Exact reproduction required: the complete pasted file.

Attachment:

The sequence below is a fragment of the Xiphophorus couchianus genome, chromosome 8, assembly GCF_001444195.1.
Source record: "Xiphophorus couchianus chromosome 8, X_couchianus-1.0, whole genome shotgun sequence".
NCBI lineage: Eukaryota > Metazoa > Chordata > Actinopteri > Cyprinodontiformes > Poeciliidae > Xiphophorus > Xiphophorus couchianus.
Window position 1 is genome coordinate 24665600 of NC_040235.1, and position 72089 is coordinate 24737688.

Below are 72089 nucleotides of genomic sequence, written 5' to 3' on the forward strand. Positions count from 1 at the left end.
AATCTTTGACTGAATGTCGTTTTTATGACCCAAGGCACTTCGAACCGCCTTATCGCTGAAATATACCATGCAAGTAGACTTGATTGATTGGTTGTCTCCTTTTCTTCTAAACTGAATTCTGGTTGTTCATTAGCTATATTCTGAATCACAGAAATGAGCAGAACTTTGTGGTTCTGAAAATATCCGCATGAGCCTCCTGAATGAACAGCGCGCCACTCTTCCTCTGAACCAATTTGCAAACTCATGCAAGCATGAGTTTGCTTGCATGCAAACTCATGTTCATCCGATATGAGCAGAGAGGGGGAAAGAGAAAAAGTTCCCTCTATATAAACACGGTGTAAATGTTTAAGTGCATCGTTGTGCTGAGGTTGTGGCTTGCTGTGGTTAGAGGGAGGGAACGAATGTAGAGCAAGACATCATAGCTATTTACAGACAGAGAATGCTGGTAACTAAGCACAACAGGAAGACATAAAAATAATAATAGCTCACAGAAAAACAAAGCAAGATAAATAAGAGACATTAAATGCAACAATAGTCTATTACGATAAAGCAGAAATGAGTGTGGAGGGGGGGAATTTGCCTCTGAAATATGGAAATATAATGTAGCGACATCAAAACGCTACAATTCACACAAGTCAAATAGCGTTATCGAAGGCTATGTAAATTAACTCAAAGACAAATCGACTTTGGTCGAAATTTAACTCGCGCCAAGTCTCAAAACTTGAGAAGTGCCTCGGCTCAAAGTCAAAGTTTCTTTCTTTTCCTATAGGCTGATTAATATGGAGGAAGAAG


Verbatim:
The sequence below is a fragment of the Xiphophorus couchianus genome, chromosome 8, assembly GCF_001444195.1.
Source record: "Xiphophorus couchianus chromosome 8, X_couchianus-1.0, whole genome shotgun sequence".
NCBI lineage: Eukaryota > Metazoa > Chordata > Actinopteri > Cyprinodontiformes > Poeciliidae > Xiphophorus > Xiphophorus couchianus.
Window position 1 is genome coordinate 24665600 of NC_040235.1, and position 72089 is coordinate 24737688.

Below are 72089 nucleotides of genomic sequence, written 5' to 3' on the forward strand. Positions count from 1 at the left end.
AATCTTTGACTGAATGTCGTTTTTATGACCCAAGGCACTTCGAACCGCCTTATCGCTGAAATATACCATGCAAGTAGACTTGATTGATTGGTTGTCTCCTTTTCTTCTAAACTGAATTCTGGTTGTTCATTAGCTATATTCTGAATCACAGAAATGAGCAGAACTTTGTGGTTCTGAAAATATCCGCATGAGCCTCCTGAATGAACAGCGCGCCACTCTTCCTCTGAACCAATTTGCAAACTCATGCAAGCATGAGTTTGCTTGCATGCAAACTCATGTTCATCCGATATGAGCAGAGAGGGGGAAAGAGAAAAAGTTCCCTCTATATAAACACGGTGTAAATGTTTAAGTGCATCGTTGTGCTGAGGTTGTGGCTTGCTGTGGTTAGAGGGAGGGAACGAATGTAGAGCAAGACATCATAGCTATTTACAGACAGAGAATGCTGGTAACTAAGCACAACAGGAAGACATAAAAATAATAATAGCTCACAGAAAAACAAAGCAAGATAAATAAGAGACATTAAATGCAACAATAGTCTATTACGATAAAGCAGAAATGAGTGTGGAGGGGGGGAATTTGCCTCTGAAATATGGAAATATAATGTAGCGACATCAAAACGCTACAATTCACACAAGTCAAATAGCGTTATCGAAGGCTATGTAAATTAACTCAAAGACAAATCGACTTTGGTCGAAATTTAACTCGCGCCAAGTCTCAAAACTTGAGAAGTGCCTCGGCTCAAAGTCAAAGTTTCTTTCTTTTCCTATAGGCTGATTAATATGGAGGAAGAAG